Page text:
Although John Hartwell Cocke and his wife, Anne, had sold Mount Pleasant to Nicholas and Sally Faulcon in July 1809, the Cockes’ move to Bremo was piecemeal and spanned a considerable period of time.  In fact, it took months, even years, to transfer all of Mount Pleasant’s enslaved workers and personal belongings to Bremo.  Some of the Cockes’ household furniture also lagged behind, with the result that the Faulcons stayed on at Four Mile Tree until June 1813, sharing the home of the Browns, instead of moving to Mount Pleasant.  This was almost four years after the Faulcons had  bought Mount Pleasant.

Letters exchanged by Nicholas Faulcon and  John Hartwell Cocke II reveal that despite Faulcon’s July 1809 purchase, he looked after Mount Pleasant and Swann’s Point for the next several years on Cocke’s behalf and often served as his legal representative.  This raises the possibility that Cocke and Faulcon had fashioned an agreement whereby Faulcon paid for the property, at least in part, with the services he provided.  It would have been a mutually beneficial arrangement, for the income yielded by Mount Pleasant would have helped underwrite the cost of Cocke’s ambitious construction activities at Bremo. It is also quite possible that both men had a serious shortage of disposable income. Also, both seem to have assumed a stewardship role in taking care of Swann’s Point for Mary Kennon Cocke while she was a single woman.

On September 15, 1809, Sally C. Faulcon, who was living at Four Mile Tree, sent word to John Hartwell Cocke II at Bremo, that he had “about 50 gallons of peach and apple brandy here” and that “Mr. Faulcon wishes to know what is to be done with it.”  Four days later, Nicholas Faulcon sent word to John that “Your people are now engaged with your fodder which will require all their attention until it is secured.”  He said that Edwin had arrived the night before and would be at Swann’s Point again around October 1st. Nicholas told John that he would attend to his request “respecting your colts” (Cocke Manuscripts 640 Etc. Box 8).

A partial list of household furnishings, compiled by Anne Barraud Cocke between 1809 and 1812, sheds a great deal of light upon her household’s material culture.  The first part of the list includes the china that was on hand at Mount Pleasant in October 1808 and the linens that were in the family’s possession in October 1809.  In 1811 she counted the linens again and noted that five pair of fine sheets had been made in 1806.   In January 1810 and on November 13, 1810, she compiled lists of the table china “after breakage of 1809,” a probable reference to items that had been shipped from Mount Pleasant to Bremo.  On January 4, 1810,Anne noted that she had “finished the red bed curtains.”  The list of items attributed to the dairy and the kitchen provide an abundance of information about how they were furnished.  It is probable that the kitchens at Mount Pleasant and Bremo were similarly equipped (Cocke Manuscripts 640 Etc. Box 8) (Appendix F).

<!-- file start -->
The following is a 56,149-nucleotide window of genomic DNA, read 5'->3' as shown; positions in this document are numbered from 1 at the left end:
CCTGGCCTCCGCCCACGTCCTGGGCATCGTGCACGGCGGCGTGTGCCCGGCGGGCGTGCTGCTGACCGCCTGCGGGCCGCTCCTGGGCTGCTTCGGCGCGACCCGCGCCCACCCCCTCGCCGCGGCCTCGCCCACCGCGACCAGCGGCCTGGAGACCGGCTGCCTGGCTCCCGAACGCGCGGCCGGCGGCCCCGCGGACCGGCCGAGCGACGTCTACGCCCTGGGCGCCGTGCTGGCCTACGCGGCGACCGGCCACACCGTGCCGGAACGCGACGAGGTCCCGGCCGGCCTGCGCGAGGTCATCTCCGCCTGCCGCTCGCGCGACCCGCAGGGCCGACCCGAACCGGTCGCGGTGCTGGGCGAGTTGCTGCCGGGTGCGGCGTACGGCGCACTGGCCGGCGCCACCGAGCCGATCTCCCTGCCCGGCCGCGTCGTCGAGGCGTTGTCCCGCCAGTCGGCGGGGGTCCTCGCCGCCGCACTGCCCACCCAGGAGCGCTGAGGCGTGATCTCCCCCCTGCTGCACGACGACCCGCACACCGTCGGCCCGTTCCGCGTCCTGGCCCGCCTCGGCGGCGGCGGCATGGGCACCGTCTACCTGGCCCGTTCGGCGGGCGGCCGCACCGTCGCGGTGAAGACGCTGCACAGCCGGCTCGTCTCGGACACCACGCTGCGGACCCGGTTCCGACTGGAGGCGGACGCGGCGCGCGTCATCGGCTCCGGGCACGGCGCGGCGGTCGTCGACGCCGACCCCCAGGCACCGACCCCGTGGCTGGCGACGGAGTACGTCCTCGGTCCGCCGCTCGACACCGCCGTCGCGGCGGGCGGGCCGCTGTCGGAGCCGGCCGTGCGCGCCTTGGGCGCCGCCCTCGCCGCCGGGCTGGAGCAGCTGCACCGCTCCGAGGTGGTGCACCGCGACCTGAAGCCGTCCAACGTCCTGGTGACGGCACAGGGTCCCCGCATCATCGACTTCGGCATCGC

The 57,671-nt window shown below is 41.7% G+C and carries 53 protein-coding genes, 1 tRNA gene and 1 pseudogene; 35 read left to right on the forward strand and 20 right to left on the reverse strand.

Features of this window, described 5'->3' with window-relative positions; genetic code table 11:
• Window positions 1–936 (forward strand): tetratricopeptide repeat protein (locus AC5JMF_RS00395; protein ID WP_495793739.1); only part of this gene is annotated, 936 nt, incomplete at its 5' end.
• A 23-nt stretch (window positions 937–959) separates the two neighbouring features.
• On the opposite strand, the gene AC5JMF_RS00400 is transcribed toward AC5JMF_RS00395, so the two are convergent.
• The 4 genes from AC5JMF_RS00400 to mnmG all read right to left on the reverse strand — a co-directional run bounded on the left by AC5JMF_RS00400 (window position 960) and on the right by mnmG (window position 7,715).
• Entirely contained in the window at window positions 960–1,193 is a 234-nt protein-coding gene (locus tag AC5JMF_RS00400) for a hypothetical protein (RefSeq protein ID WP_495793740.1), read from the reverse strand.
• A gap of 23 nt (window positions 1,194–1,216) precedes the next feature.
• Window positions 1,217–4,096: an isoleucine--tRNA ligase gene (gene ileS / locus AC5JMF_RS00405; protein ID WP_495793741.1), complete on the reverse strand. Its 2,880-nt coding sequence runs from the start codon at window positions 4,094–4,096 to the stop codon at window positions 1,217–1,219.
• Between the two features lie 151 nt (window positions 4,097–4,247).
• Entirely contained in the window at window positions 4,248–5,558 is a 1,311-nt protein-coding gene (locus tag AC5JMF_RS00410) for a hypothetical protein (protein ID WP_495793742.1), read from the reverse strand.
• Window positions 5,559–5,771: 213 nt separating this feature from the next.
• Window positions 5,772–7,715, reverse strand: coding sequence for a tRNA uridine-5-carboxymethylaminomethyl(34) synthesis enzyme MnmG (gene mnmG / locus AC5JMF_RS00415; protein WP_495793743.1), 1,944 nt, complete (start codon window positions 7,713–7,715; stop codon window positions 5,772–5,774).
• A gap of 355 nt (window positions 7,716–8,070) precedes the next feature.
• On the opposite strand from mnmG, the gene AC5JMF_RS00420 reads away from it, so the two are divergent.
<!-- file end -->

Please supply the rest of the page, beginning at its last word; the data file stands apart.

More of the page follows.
On November 2, 1809, Nicholas Faulcon, who was living at Four Mile Tree, wrote a lengthy letter to John Hartwell Cocke II.  He said that he was sorry to learn that John and his wife had become ill on their journey from Surry to Bremo.  He said that he had transported John’s wheat to Richmond and sold it for him and he reported upon the agricultural activities at Mount Pleasant.  He said that the wheat planted in the lot at Swann’s Point was sown in corn ground and that wheat had been planted at Swann’s Point in the Brick House Field. Nicholas also had had wheat sown in all of the high ground at Swann’s Point and some had been planted in ground where oats formerly had been raised.  He indicated that Edwin Gray had had the wheat sown too thick and that he had spoken with Cocke’s workers about it.  Speaking of Mount Pleasant, Nicholas Faulcon said that he needed to see that the corn was gathered before the wheat was sown.  He stated that he had told Cocke’s “people” (presumably his enslaved laborers) to gather their master’s hogs and if they were large enough, to get them ready to be sold when the cattle were offered for sale. Nicholas expressed his hope that John would be down before his share of the sheep was sold.  He made reference to a runaway worker named Billy and said that overseer Edwin Grayf ailed to follow instructions with regard to the management of Cocke’s enslaved workers.  He said that Gray refused to listen even though he was given advice. John Hartwell Cocke II apparently gave Edwin Gray a strong rebuke, for on November 11, 1809, Gray sent a letter to Cocke, saying that he did not deserve the admonition that he had received.  He made reference to something that had happened to a colt, but failed to describe the incident.  In closing, Gray said that it probably was best for him to leave (Cocke Manuscripts 640 Etc. Box 8).